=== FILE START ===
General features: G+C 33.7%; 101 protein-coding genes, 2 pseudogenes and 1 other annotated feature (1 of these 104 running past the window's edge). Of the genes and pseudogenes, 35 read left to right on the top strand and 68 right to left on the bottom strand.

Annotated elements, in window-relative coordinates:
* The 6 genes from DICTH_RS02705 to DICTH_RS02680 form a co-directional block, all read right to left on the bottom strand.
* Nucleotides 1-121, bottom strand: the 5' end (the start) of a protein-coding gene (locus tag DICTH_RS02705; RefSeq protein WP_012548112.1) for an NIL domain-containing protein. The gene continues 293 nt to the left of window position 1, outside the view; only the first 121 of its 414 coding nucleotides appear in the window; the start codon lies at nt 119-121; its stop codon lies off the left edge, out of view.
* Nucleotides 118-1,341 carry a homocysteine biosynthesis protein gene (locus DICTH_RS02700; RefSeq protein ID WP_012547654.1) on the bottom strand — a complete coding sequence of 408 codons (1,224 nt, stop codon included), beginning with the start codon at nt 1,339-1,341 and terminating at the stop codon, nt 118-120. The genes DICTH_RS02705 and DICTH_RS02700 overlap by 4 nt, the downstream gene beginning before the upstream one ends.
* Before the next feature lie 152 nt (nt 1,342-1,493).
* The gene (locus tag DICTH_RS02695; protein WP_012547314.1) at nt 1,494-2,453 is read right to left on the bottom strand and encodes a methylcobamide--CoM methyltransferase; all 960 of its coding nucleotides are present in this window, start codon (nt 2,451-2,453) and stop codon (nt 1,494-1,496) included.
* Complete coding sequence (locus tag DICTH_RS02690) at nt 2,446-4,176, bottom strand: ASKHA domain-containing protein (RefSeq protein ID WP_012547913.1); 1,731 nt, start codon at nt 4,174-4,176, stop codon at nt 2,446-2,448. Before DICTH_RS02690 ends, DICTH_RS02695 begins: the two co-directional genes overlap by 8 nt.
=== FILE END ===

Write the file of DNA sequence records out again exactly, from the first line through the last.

General features: G+C 33.7%; 101 protein-coding genes, 2 pseudogenes and 1 other annotated feature (1 of these 104 running past the window's edge). Of the genes and pseudogenes, 35 read left to right on the top strand and 68 right to left on the bottom strand.

Annotated elements, in window-relative coordinates:
* The 6 genes from DICTH_RS02705 to DICTH_RS02680 form a co-directional block, all read right to left on the bottom strand.
* Nucleotides 1-121, bottom strand: the 5' end (the start) of a protein-coding gene (locus tag DICTH_RS02705; RefSeq protein WP_012548112.1) for an NIL domain-containing protein. The gene continues 293 nt to the left of window position 1, outside the view; only the first 121 of its 414 coding nucleotides appear in the window; the start codon lies at nt 119-121; its stop codon lies off the left edge, out of view.
* Nucleotides 118-1,341 carry a homocysteine biosynthesis protein gene (locus DICTH_RS02700; RefSeq protein ID WP_012547654.1) on the bottom strand — a complete coding sequence of 408 codons (1,224 nt, stop codon included), beginning with the start codon at nt 1,339-1,341 and terminating at the stop codon, nt 118-120. The genes DICTH_RS02705 and DICTH_RS02700 overlap by 4 nt, the downstream gene beginning before the upstream one ends.
* Before the next feature lie 152 nt (nt 1,342-1,493).
* The gene (locus tag DICTH_RS02695; protein WP_012547314.1) at nt 1,494-2,453 is read right to left on the bottom strand and encodes a methylcobamide--CoM methyltransferase; all 960 of its coding nucleotides are present in this window, start codon (nt 2,451-2,453) and stop codon (nt 1,494-1,496) included.
* Complete coding sequence (locus tag DICTH_RS02690) at nt 2,446-4,176, bottom strand: ASKHA domain-containing protein (RefSeq protein ID WP_012547913.1); 1,731 nt, start codon at nt 4,174-4,176, stop codon at nt 2,446-2,448. Before DICTH_RS02690 ends, DICTH_RS02695 begins: the two co-directional genes overlap by 8 nt.